And then our first order of business was doing a demo for E3, so we did a whole motion capture and voice over session just for the E3 demo which is not the game, and then we started making the game. So it's been three years, but we'd go into the mo-cap studio for two days and shoot 40/45 pages of script. Then three weeks later I'd come in and do some voice over in the booth - some of the more detached stuff where he's just wandering around by himself or just radioing back to base – then a month later we'd go in and do the next chapter, do two days of mo-cap, and then a few weeks later I'd come in again. You know it's very, very spread out! And I don't know if that was deliberate, if it was a money saving thing, if it was scheduling, or if the story kept evolving as Capcom and Spark were going back and forth on what direction it was going to take and how it was going to wrap up, climax, and all that.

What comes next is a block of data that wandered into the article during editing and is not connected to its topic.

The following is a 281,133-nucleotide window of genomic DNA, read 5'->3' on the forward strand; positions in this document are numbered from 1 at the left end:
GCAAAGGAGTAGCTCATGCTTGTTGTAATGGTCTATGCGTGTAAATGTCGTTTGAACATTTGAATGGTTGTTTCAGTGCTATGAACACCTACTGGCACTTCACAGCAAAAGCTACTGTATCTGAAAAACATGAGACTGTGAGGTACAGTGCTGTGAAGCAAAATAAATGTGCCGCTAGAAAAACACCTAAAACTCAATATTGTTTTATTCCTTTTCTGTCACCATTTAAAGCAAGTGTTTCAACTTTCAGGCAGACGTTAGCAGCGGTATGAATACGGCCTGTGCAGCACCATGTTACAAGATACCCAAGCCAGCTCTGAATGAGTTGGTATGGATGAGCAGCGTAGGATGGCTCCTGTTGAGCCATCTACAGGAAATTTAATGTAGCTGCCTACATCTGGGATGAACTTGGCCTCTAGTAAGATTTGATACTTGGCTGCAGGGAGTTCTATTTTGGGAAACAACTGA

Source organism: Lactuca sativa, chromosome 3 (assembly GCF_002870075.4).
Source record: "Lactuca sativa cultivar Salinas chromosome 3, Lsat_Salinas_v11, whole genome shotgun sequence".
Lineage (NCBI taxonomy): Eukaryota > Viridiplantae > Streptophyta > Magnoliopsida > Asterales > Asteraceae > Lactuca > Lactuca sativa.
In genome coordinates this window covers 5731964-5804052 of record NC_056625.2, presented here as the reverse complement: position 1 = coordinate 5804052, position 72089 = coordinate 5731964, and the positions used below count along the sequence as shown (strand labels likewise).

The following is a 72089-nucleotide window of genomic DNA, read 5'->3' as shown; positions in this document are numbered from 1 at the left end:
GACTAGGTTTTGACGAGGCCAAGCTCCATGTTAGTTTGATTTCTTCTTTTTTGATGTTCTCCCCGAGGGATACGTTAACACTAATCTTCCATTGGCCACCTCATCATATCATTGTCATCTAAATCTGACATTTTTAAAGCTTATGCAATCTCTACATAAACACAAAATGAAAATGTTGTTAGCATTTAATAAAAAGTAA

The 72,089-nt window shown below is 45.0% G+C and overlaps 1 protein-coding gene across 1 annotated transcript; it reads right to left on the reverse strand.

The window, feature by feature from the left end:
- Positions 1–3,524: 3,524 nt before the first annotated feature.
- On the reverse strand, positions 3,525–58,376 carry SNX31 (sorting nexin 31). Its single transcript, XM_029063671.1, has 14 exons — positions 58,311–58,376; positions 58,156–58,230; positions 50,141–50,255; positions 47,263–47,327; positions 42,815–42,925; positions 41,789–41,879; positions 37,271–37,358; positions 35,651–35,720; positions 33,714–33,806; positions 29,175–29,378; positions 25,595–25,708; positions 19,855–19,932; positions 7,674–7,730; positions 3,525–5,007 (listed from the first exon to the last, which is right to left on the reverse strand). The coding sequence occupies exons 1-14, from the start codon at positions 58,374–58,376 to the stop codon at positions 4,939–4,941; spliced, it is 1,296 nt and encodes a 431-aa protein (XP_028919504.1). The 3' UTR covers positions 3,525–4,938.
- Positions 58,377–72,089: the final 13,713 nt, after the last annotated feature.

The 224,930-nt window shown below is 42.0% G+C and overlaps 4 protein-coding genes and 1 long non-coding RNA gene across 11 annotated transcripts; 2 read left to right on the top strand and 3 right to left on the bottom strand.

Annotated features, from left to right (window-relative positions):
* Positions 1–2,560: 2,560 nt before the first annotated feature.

GO: Hypothetically, if you could spend the rest of your career in one field, whether it be voice acting, production, what have you, what one would it be?
BW: That is a brutal, brutal question. That's a tough one to answer and kind of the bane of my existence because I'm always trying to figure that out and where to put my focus. I made a very conscious effort to put my focus into on camera acting a few years back and that's when my career really started to take off because I had that focus and I could funnel all my decisions into that goal.